Fowler, who joined St. Louis on a five-year contract worth $82.5 million, gives the Cardinals a bonafide center fielder and leadoff hitter, allowing them to slide Matt Carpenter down in the lineup, into a more traditional run producing role. Fowler improves the club's defense and offense. He's a perfect fit.
As it stands right now, Cardinals skipper Mike Matheny's lineup figures to look something like this:
- CF Dexter Fowler
- SS Aledmys Diaz
- 3B Matt Carpenter
- RF Stephen Piscotty
- 2B Jedd Gyorko
- LF Randal Grichuk
- C Yadier Molina
- 3B Jhonny Peralta
There's some wiggle room there, but that's the general lineup. The top four spots are pretty much etched in stone at this point. The next four spots are a little up in the air.
When you see the names on (digital) paper like that, one thing becomes clear: the Cardinals could really use another middle of the order bat. The team hopes Peralta will rebound from a poor 2016 season, but with his 35th birthday around the corner, it might not happen. They want Grichuk to take his offensive game to another level, though his general lack of plate discipline is an obstacle.
There are still several legitimate middle of the order thumpers available in free agency, almost all of whom would improve the St. Louis lineup. And after spending big on Fowler, it makes sense to keep spending and add that middle of the order bat for few reasons.
1. They've already forfeited their first round pick.
The Cardinals gave up their top pick to sign Fowler, and that's the big one. Once you take the plunge and give up your first rounder, double-dipping and surrendering your second round pick to sign another qualified free agent is much easier to swallow. For the Cardinals, that would be their second rounder, the 56th overall selection. Once your first rounder is gone, it makes sense to keep spending and get the help you need.
2. There appears to be some financial wiggle room.
According to Spotrac, the Cardinals closed the 2016 season with a $167 million payroll. And right now, based on Cot's Baseball Contracts and MLB Trade Rumors' arbitration projections, the Cardinals have $143.45 million on the books for 2017. That covers 18 roster spots, and the remaining seven figure to be filled by young players making something close to the league minimum.
Assuming St. Louis operates with a similar payroll in 2017 as they did in 2016, it sure looks like there's enough room for another big contract. Keep in mind they could backload a contract to make it work better financially too. Next offseason the club is shedding pricey commitments to Peralta, Lance Lynn, Zach Duke, and Jonathan Broxton. Trevor Rosenthal could be a non-tender candidate as well.
3. There might not be much more time to win with this core.
Molina turns 35 in July. Adam Wainwright turns 36 in August. Carpenter just turned 31 and Fowler will do the same in March. How much high-level baseball is left in this group? Could be lots for all we know. Given the way players age, it figures to be downhill from here. The 2017 season might be the Cardinals' last opportunity to win with this core group playing a significant role, and adding that middle of the order bat would improve their chances.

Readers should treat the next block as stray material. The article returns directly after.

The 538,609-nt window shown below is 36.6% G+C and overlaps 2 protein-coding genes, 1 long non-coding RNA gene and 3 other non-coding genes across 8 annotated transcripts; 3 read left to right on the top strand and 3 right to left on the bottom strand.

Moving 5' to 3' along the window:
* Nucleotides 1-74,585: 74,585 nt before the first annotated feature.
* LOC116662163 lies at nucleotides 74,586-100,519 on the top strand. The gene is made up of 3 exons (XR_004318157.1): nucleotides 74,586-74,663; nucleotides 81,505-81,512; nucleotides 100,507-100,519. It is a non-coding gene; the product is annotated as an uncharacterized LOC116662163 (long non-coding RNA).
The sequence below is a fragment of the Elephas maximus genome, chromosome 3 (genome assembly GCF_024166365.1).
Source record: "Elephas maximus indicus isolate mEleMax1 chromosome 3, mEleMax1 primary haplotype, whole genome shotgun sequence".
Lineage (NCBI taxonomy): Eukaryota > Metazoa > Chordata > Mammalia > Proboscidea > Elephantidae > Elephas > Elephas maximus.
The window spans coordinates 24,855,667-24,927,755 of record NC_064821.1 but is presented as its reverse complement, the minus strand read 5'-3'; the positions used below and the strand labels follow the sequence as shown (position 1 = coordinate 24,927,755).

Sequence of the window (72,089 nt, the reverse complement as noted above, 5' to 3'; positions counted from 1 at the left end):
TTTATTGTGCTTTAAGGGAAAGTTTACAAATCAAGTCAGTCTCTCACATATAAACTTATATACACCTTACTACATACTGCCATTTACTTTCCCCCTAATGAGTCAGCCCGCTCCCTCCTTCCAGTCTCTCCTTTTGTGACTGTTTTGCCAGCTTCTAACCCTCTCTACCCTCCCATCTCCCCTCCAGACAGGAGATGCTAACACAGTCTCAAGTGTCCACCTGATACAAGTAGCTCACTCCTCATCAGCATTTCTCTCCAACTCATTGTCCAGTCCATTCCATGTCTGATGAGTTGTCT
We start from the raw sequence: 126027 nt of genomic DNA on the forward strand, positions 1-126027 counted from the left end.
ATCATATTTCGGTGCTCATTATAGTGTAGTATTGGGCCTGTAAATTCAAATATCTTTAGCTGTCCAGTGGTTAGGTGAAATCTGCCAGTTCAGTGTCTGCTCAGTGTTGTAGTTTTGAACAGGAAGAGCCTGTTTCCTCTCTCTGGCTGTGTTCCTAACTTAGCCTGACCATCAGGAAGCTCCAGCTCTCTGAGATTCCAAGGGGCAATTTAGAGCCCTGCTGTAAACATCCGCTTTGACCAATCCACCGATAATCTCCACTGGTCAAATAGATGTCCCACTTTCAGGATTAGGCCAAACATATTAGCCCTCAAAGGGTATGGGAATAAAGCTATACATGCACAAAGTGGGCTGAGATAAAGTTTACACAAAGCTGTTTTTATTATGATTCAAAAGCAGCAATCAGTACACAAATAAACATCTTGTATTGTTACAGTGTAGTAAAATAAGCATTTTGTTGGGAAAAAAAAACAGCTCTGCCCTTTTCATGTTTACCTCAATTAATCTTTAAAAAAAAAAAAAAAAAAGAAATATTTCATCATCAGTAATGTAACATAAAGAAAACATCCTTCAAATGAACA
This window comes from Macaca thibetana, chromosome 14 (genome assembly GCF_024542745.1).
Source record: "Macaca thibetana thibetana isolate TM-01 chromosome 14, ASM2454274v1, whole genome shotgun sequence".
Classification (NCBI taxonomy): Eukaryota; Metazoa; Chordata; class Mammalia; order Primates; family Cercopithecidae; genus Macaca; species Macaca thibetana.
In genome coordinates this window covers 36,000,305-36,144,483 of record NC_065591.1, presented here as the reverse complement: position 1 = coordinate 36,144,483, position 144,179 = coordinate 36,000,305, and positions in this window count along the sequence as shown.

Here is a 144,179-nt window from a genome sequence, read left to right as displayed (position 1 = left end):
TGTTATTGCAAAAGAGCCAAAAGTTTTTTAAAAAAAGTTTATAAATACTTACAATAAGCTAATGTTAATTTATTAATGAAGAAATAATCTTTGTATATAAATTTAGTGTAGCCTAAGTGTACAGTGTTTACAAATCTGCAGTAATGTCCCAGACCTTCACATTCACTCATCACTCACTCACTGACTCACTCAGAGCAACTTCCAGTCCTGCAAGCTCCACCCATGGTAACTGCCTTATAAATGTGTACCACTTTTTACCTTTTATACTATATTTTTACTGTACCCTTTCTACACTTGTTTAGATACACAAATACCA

Which middle of the order bat fits best? Well, Edwin Encarnacion would be ideal since he's the best hitter on the market, though as Dayn Perry wrote, he's not a perfect fit. Mark Trumbo is also a free agent, bringing power and not much else. Power's a good thing to have! If you're going to be a one-tool player, power is the tool you want. Trumbo doesn't offer the on-base ability of Encarnacion, however.
I actually think Jose Bautista, whose market has been very quiet this winter, would make the most sense for the Cardinals. Here, look at this potential lineup compared to the one I presented earlier:
- CF Fowler
- SS Diaz
- 3B Carpenter
- 1B Encarnacion/Trumbo/Bautista
- RF Piscotty
- 2B Gyorko
- LF Grichuk
- C Molina
See? Doesn't that look so much better? That lineup is five deep with quality hitters, then you have the 20-plus homer bats of Gyorko and Grichuk picking up the scraps as the six and seven hitters.
Bautista has experience at first base and has expressed a willingness to play any position going forward. His agent said as much last month:
Bautista, even at age 36, brings power and on-base ability, and he also provides more positional flexibility than Encarnacion and Trumbo. The Cardinals could put Bautista at first base, slide Carpenter back to third, and relegate Peralta to the bench, which is where he probably fits best at this point of his career. They also have the option of putting Bautista in right and Piscotty at first. Piscotty has played the position.
Furthermore, Bautista might come on a short-term contract, perhaps only two years. The Cardinals don't have the DH, which could be a problem, but the potential to keep the contract short would help mitigate any long-term defensive concerns. Encarnacion and Trumbo are looking at four or even five-year contracts, on the other hand.
Either way, regardless of the target, the Cardinals have a clear need for a middle of the order bat and the wherewithal to go get one. The means are there and so should be the motivation. They want to maximize their chances to win with the Molina/Wainwright core while they can. With Fowler already on board, it only makes sense for St. Louis to continue spending and get the big bat they lack at the moment.